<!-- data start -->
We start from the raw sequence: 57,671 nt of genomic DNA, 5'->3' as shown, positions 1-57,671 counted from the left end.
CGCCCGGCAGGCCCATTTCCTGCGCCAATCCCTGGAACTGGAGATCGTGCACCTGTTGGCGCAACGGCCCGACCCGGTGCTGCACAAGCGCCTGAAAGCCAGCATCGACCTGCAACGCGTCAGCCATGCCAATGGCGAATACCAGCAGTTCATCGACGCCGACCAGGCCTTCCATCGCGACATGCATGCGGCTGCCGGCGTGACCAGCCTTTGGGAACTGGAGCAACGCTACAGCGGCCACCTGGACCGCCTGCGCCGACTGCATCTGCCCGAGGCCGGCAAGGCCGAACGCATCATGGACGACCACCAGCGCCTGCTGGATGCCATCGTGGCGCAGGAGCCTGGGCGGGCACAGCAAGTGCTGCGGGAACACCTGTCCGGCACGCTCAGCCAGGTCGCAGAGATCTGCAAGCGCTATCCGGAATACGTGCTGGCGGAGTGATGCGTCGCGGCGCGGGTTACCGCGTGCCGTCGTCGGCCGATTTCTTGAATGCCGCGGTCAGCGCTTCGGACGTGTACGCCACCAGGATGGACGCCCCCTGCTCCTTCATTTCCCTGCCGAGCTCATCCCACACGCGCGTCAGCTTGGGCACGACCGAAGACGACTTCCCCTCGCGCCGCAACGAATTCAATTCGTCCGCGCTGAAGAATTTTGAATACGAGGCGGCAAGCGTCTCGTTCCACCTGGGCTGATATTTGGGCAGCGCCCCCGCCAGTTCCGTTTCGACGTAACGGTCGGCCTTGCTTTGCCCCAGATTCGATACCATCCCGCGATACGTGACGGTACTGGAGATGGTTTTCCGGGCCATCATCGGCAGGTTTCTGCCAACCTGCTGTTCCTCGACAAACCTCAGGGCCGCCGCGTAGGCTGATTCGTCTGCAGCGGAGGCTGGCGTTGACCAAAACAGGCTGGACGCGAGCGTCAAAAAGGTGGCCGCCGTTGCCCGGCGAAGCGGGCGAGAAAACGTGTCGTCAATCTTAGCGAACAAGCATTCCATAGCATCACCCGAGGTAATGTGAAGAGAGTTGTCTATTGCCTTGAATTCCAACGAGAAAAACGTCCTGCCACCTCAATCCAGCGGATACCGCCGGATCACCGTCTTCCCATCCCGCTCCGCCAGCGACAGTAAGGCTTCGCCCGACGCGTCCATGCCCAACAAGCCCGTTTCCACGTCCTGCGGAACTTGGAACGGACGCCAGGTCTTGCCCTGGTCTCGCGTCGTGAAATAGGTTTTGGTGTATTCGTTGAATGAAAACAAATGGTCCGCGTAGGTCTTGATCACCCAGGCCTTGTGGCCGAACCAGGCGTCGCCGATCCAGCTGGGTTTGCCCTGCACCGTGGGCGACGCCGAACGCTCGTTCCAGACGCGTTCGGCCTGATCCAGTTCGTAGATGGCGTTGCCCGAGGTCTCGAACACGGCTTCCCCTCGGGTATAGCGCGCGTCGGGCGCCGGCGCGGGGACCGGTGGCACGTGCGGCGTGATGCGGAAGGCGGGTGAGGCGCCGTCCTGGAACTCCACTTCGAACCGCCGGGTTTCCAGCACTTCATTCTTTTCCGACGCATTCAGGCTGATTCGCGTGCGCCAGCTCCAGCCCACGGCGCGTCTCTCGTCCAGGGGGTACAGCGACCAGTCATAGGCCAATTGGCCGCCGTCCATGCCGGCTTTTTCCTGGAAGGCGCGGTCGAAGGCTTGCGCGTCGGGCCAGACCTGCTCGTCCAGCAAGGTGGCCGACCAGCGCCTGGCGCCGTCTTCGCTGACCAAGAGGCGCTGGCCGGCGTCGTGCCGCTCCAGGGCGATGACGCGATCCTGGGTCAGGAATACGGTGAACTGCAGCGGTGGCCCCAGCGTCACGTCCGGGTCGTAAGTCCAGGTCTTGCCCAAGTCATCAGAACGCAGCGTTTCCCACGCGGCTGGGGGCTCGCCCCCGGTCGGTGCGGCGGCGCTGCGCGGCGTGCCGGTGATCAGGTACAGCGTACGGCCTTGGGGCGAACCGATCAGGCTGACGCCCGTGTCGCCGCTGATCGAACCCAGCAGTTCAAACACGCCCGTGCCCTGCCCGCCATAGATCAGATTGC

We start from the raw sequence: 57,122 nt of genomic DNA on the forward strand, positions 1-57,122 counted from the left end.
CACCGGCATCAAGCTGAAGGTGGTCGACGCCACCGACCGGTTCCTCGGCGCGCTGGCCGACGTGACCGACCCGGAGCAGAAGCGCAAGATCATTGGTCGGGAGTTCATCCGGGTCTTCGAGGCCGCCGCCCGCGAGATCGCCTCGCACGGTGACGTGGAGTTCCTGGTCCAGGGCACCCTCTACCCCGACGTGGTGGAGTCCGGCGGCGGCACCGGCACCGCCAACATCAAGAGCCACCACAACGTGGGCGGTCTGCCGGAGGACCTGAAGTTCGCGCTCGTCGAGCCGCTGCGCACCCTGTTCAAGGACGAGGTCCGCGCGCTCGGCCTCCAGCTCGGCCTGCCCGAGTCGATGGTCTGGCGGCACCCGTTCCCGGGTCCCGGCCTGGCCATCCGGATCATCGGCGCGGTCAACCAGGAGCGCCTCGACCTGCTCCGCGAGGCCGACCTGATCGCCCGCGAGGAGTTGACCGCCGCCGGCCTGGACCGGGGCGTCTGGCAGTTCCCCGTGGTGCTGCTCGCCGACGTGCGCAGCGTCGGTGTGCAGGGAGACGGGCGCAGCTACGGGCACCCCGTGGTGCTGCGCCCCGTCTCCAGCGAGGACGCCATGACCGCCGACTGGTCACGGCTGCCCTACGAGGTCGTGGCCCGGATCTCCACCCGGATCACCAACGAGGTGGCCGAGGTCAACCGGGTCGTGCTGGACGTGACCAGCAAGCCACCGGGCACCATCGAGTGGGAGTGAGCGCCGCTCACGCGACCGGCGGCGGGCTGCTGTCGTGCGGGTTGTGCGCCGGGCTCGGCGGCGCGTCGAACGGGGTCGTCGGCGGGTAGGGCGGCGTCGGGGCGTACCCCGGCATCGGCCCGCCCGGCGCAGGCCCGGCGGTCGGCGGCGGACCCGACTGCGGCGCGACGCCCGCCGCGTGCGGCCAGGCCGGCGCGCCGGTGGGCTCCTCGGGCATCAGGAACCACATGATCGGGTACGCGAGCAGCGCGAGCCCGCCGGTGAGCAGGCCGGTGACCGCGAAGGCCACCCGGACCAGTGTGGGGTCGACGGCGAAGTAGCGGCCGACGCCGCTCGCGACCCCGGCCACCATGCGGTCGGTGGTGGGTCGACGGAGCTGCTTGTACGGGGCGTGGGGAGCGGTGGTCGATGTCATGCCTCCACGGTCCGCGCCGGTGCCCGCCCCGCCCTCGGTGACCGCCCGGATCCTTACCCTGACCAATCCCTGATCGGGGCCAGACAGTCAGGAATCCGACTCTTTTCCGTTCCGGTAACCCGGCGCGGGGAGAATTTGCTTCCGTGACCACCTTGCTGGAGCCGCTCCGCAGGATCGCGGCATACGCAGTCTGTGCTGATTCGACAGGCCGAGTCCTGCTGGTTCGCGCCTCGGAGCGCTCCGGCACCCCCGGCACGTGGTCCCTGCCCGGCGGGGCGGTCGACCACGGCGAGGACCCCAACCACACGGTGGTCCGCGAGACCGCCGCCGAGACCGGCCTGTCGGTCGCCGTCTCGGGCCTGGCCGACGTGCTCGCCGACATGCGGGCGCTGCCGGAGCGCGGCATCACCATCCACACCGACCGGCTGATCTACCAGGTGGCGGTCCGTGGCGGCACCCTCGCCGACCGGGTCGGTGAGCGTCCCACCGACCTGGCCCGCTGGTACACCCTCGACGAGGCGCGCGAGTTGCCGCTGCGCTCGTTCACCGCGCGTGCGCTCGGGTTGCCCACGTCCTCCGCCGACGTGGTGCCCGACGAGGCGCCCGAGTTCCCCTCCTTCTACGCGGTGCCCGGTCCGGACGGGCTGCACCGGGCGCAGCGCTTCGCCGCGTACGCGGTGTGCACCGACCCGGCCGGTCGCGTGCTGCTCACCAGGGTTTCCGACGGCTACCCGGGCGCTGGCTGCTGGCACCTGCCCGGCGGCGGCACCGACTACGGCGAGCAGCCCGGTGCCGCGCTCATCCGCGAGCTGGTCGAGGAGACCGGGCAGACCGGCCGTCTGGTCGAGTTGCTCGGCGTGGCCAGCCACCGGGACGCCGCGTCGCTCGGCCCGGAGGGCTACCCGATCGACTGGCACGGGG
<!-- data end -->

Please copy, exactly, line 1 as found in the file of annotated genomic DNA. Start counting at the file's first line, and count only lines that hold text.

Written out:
We start from the raw sequence: 57,671 nt of genomic DNA, 5'->3' as shown, positions 1-57,671 counted from the left end.